The zlib library supports Deflate compression and decompression, and three kinds of wrapping around the deflate streams. Those are: no wrapping at all ("raw" deflate), zlib wrapping, which is used in the PNG format data blocks, and gzip wrapping, to provide gzip routines for the programmer. The main difference between zlib and gzip wrapping is that the zlib wrapping is more compact, six bytes vs. a minimum of 18 bytes for gzip, and the integrity check, Adler-32, runs faster than the CRC-32 that gzip uses. Raw deflate is used by programs that read and write the .zip format, which is another format that wraps around deflate compressed data.

zlib is now in wide use for data transmission and storage. For example, most HTTP transactions by servers and browsers compress and decompress the data using zlib.

Different implementations of deflate can result in different compressed output for the same input data, as evidenced by the existence of selectable compression levels that allow trading off compression effectiveness for CPU time. zlib and PKZIP are not the only implementations of deflate compression and decompression. Both the 7-Zip archiving utility and Google's zopfli library have the ability to use much more CPU time than zlib in order to squeeze out the last few bits possible when using the deflate format, reducing compressed sizes by a few percent as compared to zlib's highest compression level. The pigz utility, a parallel implementation of gzip, includes the option to use zlib (compression levels 1-9) or zopfli (compression level 11), and somewhat mitigates the time impact of using zopfli by splitting the compression of large files over multiple processors and cores.

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    This post is packed with so much history and information that I feel like some citations need be added incase people try to reference this post as an information source. Though if this information is reflected somewhere with citations like Wikipedia, a link to such similar cited work would be appreciated. – ThorSummoner Oct 16 '15 at 16:29
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    I am the reference, having been part of all of that. This post could be cited in Wikipedia as an original source. – Mark Adler Oct 16 '15 at 16:38
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    FYI: Mark Adler is an American software engineer, and has been heavily involved in space exploration. He is best known for his work in the field of data compression as the author of the Adler-32 checksum function, and a co-author of the zlib compression library and gzip. He has contributed to Info-ZIP, and has participated in developing the Portable Network Graphics (PNG) image format. Adler was also the Spirit Cruise Mission Manager for the Mars Exploration Rover mission. (wikipedia) – Isaac Hanson Dec 9 '15 at 17:23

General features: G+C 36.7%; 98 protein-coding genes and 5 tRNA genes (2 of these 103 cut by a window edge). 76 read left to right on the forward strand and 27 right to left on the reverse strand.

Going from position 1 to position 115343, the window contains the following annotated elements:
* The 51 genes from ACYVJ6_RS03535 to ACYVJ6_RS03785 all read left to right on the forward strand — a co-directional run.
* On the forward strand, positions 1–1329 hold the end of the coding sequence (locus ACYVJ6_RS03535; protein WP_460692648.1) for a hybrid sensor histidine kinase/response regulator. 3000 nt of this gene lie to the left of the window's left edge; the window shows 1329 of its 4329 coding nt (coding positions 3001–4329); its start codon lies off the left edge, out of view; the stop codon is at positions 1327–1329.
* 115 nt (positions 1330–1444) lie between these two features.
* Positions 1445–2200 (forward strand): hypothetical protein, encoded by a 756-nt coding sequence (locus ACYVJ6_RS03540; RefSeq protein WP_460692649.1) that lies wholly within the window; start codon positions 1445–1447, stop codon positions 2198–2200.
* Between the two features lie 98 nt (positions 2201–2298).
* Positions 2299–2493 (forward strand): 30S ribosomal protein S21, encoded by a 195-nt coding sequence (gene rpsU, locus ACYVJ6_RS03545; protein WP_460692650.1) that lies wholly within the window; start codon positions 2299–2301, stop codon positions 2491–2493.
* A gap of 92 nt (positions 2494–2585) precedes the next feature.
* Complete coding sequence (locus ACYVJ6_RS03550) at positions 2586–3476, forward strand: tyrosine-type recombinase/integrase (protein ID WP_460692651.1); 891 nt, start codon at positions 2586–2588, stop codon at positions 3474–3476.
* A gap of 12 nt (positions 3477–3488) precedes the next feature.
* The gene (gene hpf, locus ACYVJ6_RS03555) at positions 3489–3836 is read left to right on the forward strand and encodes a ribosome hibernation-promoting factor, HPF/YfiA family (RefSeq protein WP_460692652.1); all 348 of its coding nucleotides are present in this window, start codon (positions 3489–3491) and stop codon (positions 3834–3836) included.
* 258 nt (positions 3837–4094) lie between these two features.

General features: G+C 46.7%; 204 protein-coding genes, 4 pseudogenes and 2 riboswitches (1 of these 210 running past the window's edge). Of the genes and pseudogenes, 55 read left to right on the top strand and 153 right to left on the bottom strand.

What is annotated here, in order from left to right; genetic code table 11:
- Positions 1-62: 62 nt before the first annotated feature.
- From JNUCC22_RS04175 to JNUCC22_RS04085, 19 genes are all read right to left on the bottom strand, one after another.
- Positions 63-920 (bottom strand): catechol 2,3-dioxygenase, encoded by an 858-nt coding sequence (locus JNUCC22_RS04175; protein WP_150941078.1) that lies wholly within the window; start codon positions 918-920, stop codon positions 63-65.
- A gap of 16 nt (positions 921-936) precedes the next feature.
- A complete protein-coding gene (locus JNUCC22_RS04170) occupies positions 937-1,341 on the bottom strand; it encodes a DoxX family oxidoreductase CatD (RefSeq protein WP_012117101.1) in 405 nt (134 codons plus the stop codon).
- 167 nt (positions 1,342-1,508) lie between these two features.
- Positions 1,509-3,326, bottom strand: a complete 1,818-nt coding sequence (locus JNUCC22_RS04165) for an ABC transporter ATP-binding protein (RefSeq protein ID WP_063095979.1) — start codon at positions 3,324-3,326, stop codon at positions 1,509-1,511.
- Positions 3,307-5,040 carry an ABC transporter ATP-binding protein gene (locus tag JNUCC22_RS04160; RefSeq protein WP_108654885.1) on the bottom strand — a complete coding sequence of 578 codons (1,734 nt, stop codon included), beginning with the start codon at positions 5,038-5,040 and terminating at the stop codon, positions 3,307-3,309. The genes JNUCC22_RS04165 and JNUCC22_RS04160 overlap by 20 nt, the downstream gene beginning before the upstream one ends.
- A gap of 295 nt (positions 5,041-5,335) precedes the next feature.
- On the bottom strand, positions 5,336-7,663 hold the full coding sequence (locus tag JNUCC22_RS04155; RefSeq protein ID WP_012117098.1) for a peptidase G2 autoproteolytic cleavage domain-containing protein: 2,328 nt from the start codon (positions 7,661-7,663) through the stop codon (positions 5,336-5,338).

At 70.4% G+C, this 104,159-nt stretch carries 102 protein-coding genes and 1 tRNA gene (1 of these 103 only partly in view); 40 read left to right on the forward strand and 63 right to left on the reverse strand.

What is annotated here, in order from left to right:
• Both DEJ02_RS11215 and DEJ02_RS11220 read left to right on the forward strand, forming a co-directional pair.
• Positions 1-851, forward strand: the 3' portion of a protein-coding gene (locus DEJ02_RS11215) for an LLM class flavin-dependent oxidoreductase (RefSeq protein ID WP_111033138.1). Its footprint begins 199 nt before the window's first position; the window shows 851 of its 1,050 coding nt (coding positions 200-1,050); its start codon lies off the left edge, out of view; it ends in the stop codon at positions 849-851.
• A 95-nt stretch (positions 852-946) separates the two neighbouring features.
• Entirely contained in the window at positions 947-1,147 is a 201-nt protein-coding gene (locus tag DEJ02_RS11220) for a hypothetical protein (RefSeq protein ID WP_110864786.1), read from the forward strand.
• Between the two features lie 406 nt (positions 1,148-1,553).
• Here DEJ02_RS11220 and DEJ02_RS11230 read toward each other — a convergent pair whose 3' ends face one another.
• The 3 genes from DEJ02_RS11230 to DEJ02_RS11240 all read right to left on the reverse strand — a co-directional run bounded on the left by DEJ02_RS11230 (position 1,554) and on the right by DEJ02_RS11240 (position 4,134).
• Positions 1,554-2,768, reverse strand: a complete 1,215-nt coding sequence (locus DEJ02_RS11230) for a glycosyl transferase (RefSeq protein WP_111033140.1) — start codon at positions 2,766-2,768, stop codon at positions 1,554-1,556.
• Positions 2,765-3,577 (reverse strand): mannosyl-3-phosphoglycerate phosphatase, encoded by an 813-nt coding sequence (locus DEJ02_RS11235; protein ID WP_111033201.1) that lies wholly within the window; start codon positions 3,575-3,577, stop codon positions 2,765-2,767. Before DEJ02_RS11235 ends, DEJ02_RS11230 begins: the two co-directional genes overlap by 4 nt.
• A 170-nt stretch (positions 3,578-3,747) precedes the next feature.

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    gzip was created to replace Unix compress. zip is not superior to tar + gzip on Unix, for several reasons. (When you see .tar.gz files, that's what they are.) First, tar + gzip compresses better than zip, since the compression of the next file can use history from the previous file (sometimes referred to as a "solid" archive). zip can only compress files individually. Second, tar preserves all of the Unix directory information, whereas zip was not designed to do that. (Later extensions to the zip format with Unix-specific extra blocks tries to remedy this problem.) – Mark Adler Feb 21 '16 at 17:19
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    You seem to be confusing formats with implementation. The 7-Zip implementation of the deflate format can get something like your quoted 2% to 10% better compression than gzip with the very same deflate format (while taking much more CPU time to do so). The 7z LZMA2 format offers on the order of 40% better compression. – Mark Adler Mar 17 '16 at 14:34

ZIP is a file format used for storing an arbitrary number of files and folders together with lossless compression. It makes no strict assumptions about the compression methods used, but is most frequently used with DEFLATE.

Gzip is both a compression algorithm based on DEFLATE but less encumbered with potential patents et al, and a file format for storing a single compressed file. It supports compressing an arbitrary number of files and folders when combined with tar. The resulting file has an extension of .tgz or .tar.gz and is commonly called a tarball.

zlib is a library of functions encapsulating DEFLATE in its most common LZ77 incarnation.

The most important difference is that gzip is only capable to compress a single file while zip compresses multiple files one by one and archives them into one single file afterwards. Thus, gzip comes along with tar most of the time (there are other possibilities, though). This comes along with some (dis)advantages.
If you have a big archive and you only need one single file out of it, you have to decompress the whole gzip file to get to that file. This is not required if you have a zip file.
On the other hand, if you compress 10 similiar or even identical files, the zip archive will be much bigger because each file is compressed individually, whereas in gzip in combination with tar a single file is compressed which is much more effective if the files are similiar (equal).

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    You are overstating the point. If people wanted random-access compressed archives, they could create ".gz.tar" files instead of ".tar.gz" files. They don't, because most people aren't that interested in random access. There is a big community around the .warc.gz web archiving format, and they need random access, so they compress each web page separately. You use this format every time you look at a webpage in the Internet Archive Wayback Machine. – Greg Lindahl Jun 18 '16 at 14:57
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    ".gz.tar" does not offer random-access as the tar format is not capable to randomly access its entries. You need to go through all the entries from the beginning to get the one specific entry wanted, even worse: you need to go through all the entries until the end because the same file may be archived several times (in several versions) on several places in the same archive - and there is no means to figure it out except to read the whole archive entry by entry. – Min-Soo Pipefeet Jul 23 at 19:48